Living the Gospel – April 19, 2020

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Have you ever had a conversation with someone and their words sound impressive, but as you think of the actions of their past, their words don’t ring true?

Have you ever attended a meeting and the speaker proposed an approach to a situation that sounds impressive, but you truly wonder if it is reasonable?

I think this is what Thomas encountered when he returned to the room where the disciples were gathered. They claimed they were in a locked room because they were afraid of the Jews and that while they were there Jesus appeared to them. Thomas did not believe them…but why? It seems to me that Thomas had spent time with these disciples and knew them quite well. In his defense…perhaps he wondered ‘if Jesus had appeared to them why had their ‘rejoicing’ ended so soon, why weren’t they more excited and why were they still there a week later and still had the door locked? Shouldn’t they have been full of peace and trust and not needed to lock the door….after all Jesus had said to them, “Peace be with you” and “Receive the Holy Spirit. Whose sins you forgive have forgiven them, and whose sins you retain are retained.”

It seems to me that Thomas doubted the words and actions of the disciples…not the words of Jesus. When he encountered Jesus he recognized him and said, “My Lord and my God.” The Gospel account does not tell us if Thomas actually touched the wounds….but by encountering Jesus himself, Thomas believed. It seems Thomas never doubted God, he doubted the disciples.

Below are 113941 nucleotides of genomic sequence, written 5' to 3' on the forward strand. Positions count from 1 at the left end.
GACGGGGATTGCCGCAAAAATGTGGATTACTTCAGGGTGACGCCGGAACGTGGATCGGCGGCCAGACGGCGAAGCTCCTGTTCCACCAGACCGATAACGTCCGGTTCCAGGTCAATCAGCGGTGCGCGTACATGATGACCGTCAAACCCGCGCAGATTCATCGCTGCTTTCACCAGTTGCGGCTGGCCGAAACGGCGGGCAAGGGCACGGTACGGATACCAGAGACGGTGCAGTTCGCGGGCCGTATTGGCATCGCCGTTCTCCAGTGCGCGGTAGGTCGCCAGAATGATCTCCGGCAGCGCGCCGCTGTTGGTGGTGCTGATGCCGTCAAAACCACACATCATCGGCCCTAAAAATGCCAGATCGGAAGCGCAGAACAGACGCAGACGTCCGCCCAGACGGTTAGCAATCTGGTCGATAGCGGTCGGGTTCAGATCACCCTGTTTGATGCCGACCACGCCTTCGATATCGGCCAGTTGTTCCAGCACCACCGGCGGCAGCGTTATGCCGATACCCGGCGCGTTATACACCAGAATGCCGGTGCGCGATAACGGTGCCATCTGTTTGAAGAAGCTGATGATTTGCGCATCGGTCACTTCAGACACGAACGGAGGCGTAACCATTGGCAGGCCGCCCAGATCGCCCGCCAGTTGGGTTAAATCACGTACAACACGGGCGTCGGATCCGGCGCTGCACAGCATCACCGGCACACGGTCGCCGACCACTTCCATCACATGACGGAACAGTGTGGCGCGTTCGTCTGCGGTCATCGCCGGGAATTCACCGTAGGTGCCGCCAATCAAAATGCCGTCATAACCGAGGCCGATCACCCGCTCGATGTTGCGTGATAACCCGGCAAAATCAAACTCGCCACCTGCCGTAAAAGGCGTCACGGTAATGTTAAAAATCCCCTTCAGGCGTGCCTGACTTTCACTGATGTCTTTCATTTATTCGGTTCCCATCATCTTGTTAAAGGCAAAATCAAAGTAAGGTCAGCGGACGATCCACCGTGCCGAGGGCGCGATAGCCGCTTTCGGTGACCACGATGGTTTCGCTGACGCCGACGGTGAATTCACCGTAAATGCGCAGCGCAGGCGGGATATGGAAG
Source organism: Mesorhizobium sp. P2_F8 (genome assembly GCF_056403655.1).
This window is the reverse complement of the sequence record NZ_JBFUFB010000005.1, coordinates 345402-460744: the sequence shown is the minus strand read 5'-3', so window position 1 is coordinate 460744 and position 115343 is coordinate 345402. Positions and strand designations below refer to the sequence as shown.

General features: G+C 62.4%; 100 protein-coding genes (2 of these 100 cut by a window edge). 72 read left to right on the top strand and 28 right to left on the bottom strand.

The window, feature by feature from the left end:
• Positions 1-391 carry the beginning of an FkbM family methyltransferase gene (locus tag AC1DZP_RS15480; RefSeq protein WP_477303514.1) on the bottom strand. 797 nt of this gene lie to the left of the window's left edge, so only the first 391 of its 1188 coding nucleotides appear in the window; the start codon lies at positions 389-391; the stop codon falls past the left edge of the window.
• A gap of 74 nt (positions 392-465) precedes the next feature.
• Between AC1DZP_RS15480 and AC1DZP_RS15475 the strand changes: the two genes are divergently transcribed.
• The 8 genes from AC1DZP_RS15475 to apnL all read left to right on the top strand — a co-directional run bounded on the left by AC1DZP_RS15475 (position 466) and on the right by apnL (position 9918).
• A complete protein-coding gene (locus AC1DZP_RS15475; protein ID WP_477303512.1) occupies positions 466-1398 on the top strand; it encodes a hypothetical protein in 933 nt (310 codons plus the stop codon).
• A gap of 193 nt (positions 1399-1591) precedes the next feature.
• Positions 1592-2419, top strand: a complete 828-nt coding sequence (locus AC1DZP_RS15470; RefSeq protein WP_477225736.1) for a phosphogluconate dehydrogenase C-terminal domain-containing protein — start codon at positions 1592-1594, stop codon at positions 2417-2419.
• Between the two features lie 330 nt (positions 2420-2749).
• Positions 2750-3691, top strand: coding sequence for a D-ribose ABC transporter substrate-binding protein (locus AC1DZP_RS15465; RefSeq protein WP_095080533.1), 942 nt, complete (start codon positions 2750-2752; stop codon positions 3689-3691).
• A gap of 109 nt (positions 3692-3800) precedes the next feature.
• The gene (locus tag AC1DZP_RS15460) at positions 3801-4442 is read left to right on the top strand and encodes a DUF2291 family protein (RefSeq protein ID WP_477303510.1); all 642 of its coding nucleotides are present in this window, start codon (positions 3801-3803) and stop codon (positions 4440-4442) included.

Is it the same with us? Can we listen to others speak of God….his goodness, his miracles, his love… and although we don’t outright reject it…do we truly embrace it to the point that it impacts our daily actions? Is it only when we open ourselves to God’s presence (his grace) that we can believe? Is it that we need the personal encounter with God in prayer, that we can become truly aware of and believe in God? Can we ‘unlock’ our hearts enough to become aware of God within us? Is the real message in this Gospel passage, that we must have a personal relationship with God…and not just listen to others.. Just wondering…..

Perhaps during this time of social isolation due to COVID19, we could spend more time ‘going within’ and asking for the grace to receive the Holy Spirit, to increase our faith and then to let our actions flow from our encounter with God.

Peg Orzel